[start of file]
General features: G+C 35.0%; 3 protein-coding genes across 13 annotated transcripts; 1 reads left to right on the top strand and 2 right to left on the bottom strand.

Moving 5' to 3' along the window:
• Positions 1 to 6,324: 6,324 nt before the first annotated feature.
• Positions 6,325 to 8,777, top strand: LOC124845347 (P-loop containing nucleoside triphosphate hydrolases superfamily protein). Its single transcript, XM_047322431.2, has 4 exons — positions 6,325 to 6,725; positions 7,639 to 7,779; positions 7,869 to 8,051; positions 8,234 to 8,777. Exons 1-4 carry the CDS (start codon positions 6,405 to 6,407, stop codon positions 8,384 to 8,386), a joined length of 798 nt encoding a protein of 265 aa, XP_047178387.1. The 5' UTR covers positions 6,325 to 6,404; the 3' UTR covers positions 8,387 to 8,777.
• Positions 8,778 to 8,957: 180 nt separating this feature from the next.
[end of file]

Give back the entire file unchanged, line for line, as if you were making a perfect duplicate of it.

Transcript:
General features: G+C 35.0%; 3 protein-coding genes across 13 annotated transcripts; 1 reads left to right on the top strand and 2 right to left on the bottom strand.

Moving 5' to 3' along the window:
• Positions 1 to 6,324: 6,324 nt before the first annotated feature.
• Positions 6,325 to 8,777, top strand: LOC124845347 (P-loop containing nucleoside triphosphate hydrolases superfamily protein). Its single transcript, XM_047322431.2, has 4 exons — positions 6,325 to 6,725; positions 7,639 to 7,779; positions 7,869 to 8,051; positions 8,234 to 8,777. Exons 1-4 carry the CDS (start codon positions 6,405 to 6,407, stop codon positions 8,384 to 8,386), a joined length of 798 nt encoding a protein of 265 aa, XP_047178387.1. The 5' UTR covers positions 6,325 to 6,404; the 3' UTR covers positions 8,387 to 8,777.
• Positions 8,778 to 8,957: 180 nt separating this feature from the next.